Business Method Patents: Policy Implications

Business Method Patents: Policy Implications

Bita M. Rajaee is a JD candidate at Osgoode Hall Law School and is enrolled in Professor Ikechi Mgbeoji’s Patents class in Fall 2011. As part of the course requirements, students are asked to write a blog on a topic of their choice.

One of the most important recent decisions in Canadian patents law is that of, Inc. v. Canada (Attorney General),1 released on October 14, 2010, where the court granted a patent for a business method. IP Osgoode has already commented on this decision here.  As the authors of the post explain, in their assessment, they “critique only the court’s reasoning and do not take a position on the ultimate correctness of the decision or on whether business methods should or should not be patentable in Canada.” In this post, I will discuss the policy implications of this decision.

In the Inc. case, Amazon was hoping to patent its “1-Click” ordering system, which allowed customers to place their orders using a single click of the mouse. Amazon’s application was at first rejected by the Examiner on two grounds: obviousness and non-statutory subject matter. However, this decision was appealed and Justice Phelan reversed the previous decision, declaring’s system to be patentable. He classified the rejection of such a patent as “a fundamental error of law.”

This judgment has now been appealed and various parties have been given leave to participate as interveners. One of the reasons Justice Trudel at the Federal Court of Appeal identified for allowing the involvement of the interveners was:

The net result of the decision to issue on appeal could be to allow the patenting of ideas, or mental steps, such as many of the methods and steps involved in the creation, use and analysis of financial date, methods for managing financial portfolios and investments, methods for creating and managing insurance contracts, methods used to calculate risk or to analyze actuarial, mortgage or underwriting data, financial models and investment strategies and methods for conducting online banking, with the result that their members would be directly impacted.

The fear identified by Justice Trudel is precisely one of the reasons why this issue is surrounded by controversy. It is in line with the general debate concerning patents and their impact on innovation. Granting a patent at the same time acts as an incentive for inventors and creates a temporary monopoly, potentially dissuading others from adding to this invention.2

As for business method patents in particular, the only certain implication of allowing business method patents is that there will be an immediate increase in patents for business methods. This will in turn lead to an increase in litigation, and be very costly.

It is more difficult to assess the impact of business method patents on innovation. It appears as though business method patents are less an incentive for innovation and are used more after the fact. However, it is not clear whether “there would have been as much entry into internet businesses” were it not for the patent system in the first place.3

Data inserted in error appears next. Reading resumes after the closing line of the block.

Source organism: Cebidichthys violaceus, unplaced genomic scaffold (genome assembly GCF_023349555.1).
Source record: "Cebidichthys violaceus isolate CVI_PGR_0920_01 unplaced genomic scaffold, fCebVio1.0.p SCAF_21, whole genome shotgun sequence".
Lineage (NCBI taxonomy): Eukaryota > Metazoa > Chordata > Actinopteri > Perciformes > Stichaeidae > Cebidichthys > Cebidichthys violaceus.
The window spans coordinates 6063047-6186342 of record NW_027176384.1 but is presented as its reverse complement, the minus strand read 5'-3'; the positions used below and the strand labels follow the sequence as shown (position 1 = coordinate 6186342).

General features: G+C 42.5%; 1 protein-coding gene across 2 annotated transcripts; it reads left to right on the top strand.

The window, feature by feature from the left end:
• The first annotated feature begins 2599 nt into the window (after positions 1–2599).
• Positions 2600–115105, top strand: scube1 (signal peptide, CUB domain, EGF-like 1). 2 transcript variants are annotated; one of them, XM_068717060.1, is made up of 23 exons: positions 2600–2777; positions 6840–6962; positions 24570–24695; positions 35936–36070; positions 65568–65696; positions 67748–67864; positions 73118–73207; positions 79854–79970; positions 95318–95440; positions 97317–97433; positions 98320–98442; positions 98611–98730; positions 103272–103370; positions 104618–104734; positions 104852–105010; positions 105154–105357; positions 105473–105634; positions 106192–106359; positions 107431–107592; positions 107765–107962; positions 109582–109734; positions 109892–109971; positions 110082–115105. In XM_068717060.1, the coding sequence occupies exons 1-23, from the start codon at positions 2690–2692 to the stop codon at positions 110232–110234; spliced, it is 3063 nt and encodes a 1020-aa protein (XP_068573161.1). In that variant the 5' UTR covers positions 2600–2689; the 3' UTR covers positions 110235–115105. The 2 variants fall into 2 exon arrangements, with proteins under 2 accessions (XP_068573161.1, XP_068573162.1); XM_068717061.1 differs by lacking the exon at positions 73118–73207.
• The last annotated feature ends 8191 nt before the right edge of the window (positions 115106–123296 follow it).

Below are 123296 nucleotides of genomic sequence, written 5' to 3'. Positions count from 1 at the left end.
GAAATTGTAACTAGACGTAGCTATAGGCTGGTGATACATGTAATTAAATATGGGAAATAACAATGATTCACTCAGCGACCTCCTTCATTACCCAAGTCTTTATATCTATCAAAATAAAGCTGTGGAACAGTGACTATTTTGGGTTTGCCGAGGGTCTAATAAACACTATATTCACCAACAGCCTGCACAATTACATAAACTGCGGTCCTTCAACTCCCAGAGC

Another implication is that in industries that require patents for cross-licensing purposes, business method patents could raise the cost of doing business. Banking or financial services industry, which depend on different institutions communicating with each other, are examples of such industries. Business method patents could also “make it harder for new firms to enter without access to the requisite intellectual property.”4 This is the main problem with business method patenting. By nature, they are for incremental inventions and many different ones must be combined to make a useful product. This makes things costly for subsequent users.

Another problem identified with business method patents is their low quality.5 A high-quality patent is one for an invention that is completely new. Business method patents, for the most part, relate to a reformulation of an already-existing method. The case is an example of such a situation, where Amazon used previous methods to create a one-click method.

On the positive end, some have suggested that software patenting may be beneficial since, as a result of the patent publication, it would lead to the reuse of software in newer invention.  In other words, patenting encourages publication, and therefore, allows for the perpetuation of the business method.

As with any issue, there are both positive and negative implications arising from the granting of business method patents. One thing that is for sure: the coming decision of the Federal Court of Appeal will have major ramification on patent law in Canada.


1, Inc. v. Canada (Attorney General),1 2010 FC 1011 (CanLII). online:
2 Bronwyn H. Hall, Business Method Patents, Innovation, and Policy (Berkeley: University of California at Berkeley, 2003), online: <>, at 6-7. [Hall]
3 Ibid. at 11.
4 Ibid. at 12.
5 Ibid.